Fujitsu develops traffic-video analysis system based on sophisticated image recognition


Two divisions of Fujitsu, the Japanese information technology (IT) multinational, have announced the joint development of a technology that uses image processing and machine-learning to analyze surveillance camera images of traffic, with high accuracy and in real time, to recognize different roadway conditions, such as congestion and accidents, as well as violations.

The technology developed by Fujitsu Laboratories and Fujitsu Research and Development Center Co. adds a low cost and highly accurate functionality to existing camera systems, and achieves high-precision traffic-video analysis by combining two technologies. The first technology analyzes images from surveillance cameras installed along highways and streets, automatically grouping characteristics that can lead to recognition errors, such as changes in lighting and environmental factors, including night and fog, and images from cameras that have been similarly positioned. The second technology analyzes moving objects, such as vehicles and people, and efficiently identifies complex incidents such as accidents, while minimizing computational demands.

Analyzing complex events, such as traffic accidents, requires continuous monitoring of the combined motions of multiple related moving objects, which needs enormous computational power. The new technology quantifies a scene’s anomaly score based on changes in vehicle speeds and directions, and only when this number exceeds a certain amount does it analyze multiple nearby moving bodies, keeping computational load to a minimum.

In field trials of this technology conducted in cities around China in collaboration with the Tsingha University Suzhou Automobile Research Institute (TSARI), it was found that 11 types of incidents could be detected: traffic jams; anomalies, such as traffic accidents; driving in reserved emergency lane; illegal parking; wrong-way driving; vehicle on road; street occupancy; smoke; fog/haze; traffic-flow statistics summarization; and congestion index summarization.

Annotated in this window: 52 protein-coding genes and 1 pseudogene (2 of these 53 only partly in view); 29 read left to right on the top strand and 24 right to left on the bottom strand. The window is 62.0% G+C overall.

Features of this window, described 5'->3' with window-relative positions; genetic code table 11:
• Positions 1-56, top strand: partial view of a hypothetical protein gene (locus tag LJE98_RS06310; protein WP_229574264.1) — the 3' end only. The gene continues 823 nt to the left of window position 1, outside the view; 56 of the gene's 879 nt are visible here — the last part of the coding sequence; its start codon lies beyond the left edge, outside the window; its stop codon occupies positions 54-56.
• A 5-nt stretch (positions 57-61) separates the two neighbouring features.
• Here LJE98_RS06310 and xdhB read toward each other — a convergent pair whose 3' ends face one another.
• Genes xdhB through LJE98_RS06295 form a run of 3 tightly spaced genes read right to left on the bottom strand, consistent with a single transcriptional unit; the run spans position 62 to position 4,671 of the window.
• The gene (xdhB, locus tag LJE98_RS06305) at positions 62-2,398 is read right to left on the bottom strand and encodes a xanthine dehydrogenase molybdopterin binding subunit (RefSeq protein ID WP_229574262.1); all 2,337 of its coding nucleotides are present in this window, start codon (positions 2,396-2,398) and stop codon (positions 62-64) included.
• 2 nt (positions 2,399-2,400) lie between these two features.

In the field trials, the system achieved a recognition accuracy of 90-95%; an improvement of 5-10% compared with before the new technology was applied. With the newly developed software, by reducing computationally intensive image processing with proprietary high-speed algorithms, a single commercially available PC is able to take input from four surveillance cameras, and is able to simultaneously perform recognition processing on seven events from each camera. Even when used with existing cameras that do not have advanced image-correction features, the technology can be used to deliver a highly accurate, low-cost monitoring system that can automatically assess traffic conditions, apply traffic-flow controls and analysis to reduce congestion, and take quick action in response to accidents and traffic violations.

The Fujitsu teams are working to increase the accuracy and type of incidents recognizable with this technology, and plans to continue field trials jointly with TSARI. By combining this technology with Fujitsu’s SPATIOWL cloud service that uses location information, the companies aim to roll out a service in China next year that recognizes incidents occurring over a wide area in real time and instantly plot them on a map. Following that, they aim to extend to other regions, including Japan.

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Tom has edited Traffic Technology International (TTi) magazine and its Traffic Technology Today website since May 2014. During his time at the title, he has interviewed some of the top transportation chiefs at public agencies around the world as well as CEOs of leading multinationals and ground-breaking start-ups. Tom's earlier career saw him working on some the UK's leading consumer magazine titles. He has a law degree from the London School of Economics (LSE).